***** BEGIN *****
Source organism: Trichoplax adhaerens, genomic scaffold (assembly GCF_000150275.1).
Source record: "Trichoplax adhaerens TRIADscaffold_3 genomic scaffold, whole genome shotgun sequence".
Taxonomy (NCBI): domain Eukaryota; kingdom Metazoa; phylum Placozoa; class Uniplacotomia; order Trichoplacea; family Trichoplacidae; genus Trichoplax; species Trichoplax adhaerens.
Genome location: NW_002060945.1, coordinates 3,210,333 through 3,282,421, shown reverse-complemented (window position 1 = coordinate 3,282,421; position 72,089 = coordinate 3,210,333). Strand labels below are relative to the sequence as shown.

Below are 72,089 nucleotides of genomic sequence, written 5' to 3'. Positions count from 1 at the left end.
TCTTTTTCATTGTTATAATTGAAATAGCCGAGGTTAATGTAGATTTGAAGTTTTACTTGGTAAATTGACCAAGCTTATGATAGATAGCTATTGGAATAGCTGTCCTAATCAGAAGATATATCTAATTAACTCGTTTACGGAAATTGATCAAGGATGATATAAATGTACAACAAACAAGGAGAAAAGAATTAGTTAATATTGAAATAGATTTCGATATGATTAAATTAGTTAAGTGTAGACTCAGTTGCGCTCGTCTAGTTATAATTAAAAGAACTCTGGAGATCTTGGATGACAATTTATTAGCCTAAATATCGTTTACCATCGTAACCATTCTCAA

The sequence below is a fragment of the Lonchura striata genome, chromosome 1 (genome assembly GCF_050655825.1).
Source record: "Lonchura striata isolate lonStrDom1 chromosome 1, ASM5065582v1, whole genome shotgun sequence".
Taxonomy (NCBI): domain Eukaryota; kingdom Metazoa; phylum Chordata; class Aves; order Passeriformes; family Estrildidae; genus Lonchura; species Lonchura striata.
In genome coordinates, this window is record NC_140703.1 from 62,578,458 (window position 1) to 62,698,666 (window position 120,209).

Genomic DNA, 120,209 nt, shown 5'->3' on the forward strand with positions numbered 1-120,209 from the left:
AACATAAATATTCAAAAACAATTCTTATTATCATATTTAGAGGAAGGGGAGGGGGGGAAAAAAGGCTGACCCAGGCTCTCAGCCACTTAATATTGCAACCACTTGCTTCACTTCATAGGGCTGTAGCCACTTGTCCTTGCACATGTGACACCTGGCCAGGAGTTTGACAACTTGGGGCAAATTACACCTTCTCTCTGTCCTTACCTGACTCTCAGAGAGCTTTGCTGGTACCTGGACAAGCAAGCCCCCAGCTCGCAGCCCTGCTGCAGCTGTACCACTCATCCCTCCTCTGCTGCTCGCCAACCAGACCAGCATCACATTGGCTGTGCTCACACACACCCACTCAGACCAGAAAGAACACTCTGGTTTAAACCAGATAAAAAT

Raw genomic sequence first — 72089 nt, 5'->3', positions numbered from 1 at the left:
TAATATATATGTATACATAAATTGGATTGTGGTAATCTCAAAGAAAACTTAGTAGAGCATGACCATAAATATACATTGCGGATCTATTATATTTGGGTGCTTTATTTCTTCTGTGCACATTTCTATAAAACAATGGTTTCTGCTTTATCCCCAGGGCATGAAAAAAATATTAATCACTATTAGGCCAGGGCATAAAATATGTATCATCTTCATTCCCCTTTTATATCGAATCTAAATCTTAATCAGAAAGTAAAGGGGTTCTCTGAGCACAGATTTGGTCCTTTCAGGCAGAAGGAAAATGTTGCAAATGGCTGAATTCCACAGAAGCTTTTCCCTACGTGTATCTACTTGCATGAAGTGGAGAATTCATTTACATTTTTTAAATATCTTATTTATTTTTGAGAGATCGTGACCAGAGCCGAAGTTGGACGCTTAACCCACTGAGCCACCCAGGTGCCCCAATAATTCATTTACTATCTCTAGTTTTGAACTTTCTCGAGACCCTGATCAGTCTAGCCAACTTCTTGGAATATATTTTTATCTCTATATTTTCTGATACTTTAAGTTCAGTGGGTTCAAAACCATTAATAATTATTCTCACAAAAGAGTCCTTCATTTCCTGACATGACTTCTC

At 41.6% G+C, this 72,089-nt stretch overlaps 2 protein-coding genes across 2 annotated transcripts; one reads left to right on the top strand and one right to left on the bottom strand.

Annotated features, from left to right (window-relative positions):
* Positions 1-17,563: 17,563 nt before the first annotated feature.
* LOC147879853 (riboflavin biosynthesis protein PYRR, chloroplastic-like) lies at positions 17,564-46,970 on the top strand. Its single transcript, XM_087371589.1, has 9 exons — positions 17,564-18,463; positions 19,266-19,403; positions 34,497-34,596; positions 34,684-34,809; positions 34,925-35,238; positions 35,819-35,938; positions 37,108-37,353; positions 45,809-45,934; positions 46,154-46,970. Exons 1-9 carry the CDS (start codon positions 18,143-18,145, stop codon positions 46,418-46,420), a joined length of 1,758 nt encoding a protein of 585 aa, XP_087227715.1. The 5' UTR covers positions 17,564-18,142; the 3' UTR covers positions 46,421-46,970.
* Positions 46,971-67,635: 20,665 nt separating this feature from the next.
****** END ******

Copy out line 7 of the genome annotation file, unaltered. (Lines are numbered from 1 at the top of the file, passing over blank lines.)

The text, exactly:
The sequence below is a fragment of the Lonchura striata genome, chromosome 1 (genome assembly GCF_050655825.1).